At a high level, creating a 3D printed product involves several steps. First, the product itself is conceived. Next, the product is designed in a computer aided design program, and must be converted into a set of electronic instructions that tell the 3D printer how to create the product. In some instances, the CAD program itself may create the printer instructions. The last step is the actual printing of the product. Not all businesses can employ in-house designers and technical personnel who are capable of engineering a product and/or creating printing instructions for that product. For those that can, it may still be more economical to hire outside help from time to time.
The creation of the 3D printer instructions creates another layer of copyright that must be accounted for. Remember: with any given project, there are likely several layers of copyright protection. Initial product sketches and drawings are copyrightable. If your employees created those works, your business is the owner of the copyrights in those works. However, engineering drawings and CAD files are also copyrightable. If you hire out for these services, hopefully you already have language in your contracts that assigns ownership of the engineering drawings and CAD file copyrights to your company. (You do, right? If you don’t, you should.) By adding in the additional step of creating the 3D printer instructions, another layer of copyright has been added.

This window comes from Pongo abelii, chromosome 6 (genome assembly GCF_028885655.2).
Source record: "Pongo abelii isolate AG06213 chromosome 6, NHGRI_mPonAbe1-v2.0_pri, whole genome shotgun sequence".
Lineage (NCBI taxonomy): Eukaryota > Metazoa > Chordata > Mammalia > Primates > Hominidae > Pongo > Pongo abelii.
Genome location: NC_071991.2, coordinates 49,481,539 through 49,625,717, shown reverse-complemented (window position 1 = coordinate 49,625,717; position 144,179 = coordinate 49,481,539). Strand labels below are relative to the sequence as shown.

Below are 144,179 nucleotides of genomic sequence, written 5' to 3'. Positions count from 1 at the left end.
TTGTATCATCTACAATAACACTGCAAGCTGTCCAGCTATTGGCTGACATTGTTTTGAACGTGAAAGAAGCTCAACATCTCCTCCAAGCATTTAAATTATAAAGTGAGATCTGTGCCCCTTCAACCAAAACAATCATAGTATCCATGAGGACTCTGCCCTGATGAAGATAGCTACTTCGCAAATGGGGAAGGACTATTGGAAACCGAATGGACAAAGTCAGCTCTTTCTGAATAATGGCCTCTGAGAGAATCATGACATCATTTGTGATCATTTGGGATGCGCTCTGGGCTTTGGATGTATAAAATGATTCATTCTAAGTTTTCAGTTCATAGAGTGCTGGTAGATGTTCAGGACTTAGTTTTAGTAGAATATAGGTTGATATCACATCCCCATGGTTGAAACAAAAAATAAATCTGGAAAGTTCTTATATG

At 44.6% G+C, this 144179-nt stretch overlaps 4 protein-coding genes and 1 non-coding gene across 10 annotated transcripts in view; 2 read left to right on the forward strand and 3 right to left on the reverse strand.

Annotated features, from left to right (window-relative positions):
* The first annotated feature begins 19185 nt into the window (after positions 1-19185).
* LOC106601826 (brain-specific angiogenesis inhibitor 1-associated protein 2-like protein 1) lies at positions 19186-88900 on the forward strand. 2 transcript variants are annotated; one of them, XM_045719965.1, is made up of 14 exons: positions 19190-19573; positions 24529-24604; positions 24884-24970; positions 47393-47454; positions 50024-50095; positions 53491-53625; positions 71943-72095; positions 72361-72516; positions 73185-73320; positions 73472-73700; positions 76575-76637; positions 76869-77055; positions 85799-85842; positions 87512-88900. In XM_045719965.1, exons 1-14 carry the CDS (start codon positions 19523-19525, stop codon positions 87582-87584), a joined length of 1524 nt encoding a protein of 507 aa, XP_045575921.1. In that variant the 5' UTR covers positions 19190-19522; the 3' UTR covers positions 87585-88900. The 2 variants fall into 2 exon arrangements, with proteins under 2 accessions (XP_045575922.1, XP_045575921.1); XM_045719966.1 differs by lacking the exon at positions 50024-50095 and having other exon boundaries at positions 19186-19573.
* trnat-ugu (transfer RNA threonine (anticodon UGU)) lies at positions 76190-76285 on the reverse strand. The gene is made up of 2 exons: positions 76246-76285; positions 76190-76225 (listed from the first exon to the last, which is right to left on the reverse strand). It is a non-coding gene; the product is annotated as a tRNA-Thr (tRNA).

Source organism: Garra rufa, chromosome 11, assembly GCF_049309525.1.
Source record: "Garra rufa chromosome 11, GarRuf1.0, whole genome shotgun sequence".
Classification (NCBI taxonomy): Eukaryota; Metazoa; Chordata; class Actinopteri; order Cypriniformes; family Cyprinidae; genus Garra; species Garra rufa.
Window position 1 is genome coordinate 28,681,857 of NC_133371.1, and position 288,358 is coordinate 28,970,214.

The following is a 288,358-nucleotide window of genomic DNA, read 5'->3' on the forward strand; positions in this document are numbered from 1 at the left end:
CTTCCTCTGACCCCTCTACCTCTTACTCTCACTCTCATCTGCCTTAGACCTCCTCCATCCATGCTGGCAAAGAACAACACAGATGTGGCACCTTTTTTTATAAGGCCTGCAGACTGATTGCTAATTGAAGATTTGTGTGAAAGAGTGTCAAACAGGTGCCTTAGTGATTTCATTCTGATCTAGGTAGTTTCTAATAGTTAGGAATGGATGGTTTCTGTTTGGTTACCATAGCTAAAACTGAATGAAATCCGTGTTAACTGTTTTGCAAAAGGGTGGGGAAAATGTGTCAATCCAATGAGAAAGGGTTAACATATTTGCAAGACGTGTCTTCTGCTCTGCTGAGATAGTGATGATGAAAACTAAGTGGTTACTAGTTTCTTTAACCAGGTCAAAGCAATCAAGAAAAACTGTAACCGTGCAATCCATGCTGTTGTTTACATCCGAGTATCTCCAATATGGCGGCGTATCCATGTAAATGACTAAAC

Without obtaining ownership in the copyright to the printer instructions (which may be merely the CAD files), actually using the printer instructions to create your product could be an infringement of the third party designer’s copyright in and to those instructions. To the extent you have the right to print the product yourself, the third party designer could prevent you from ever distributing the files to an outside manufacturer if the demand for your product outstrips your ability to print it.
Yes, we have seen this happen. When a product is successful, companies that had anything at all to do with the creation of the product (and some companies that did not) sometimes pop up and demand a bigger piece of the pie. Do not give them a legitimate reason to make such a demand. When using third party design and engineering companies, be sure to secure ownership of all copyrights. Talk to your IP attorneys to make sure you are protecting yourself.
For additional information, please contact Dan Cohn or Joe Orlet.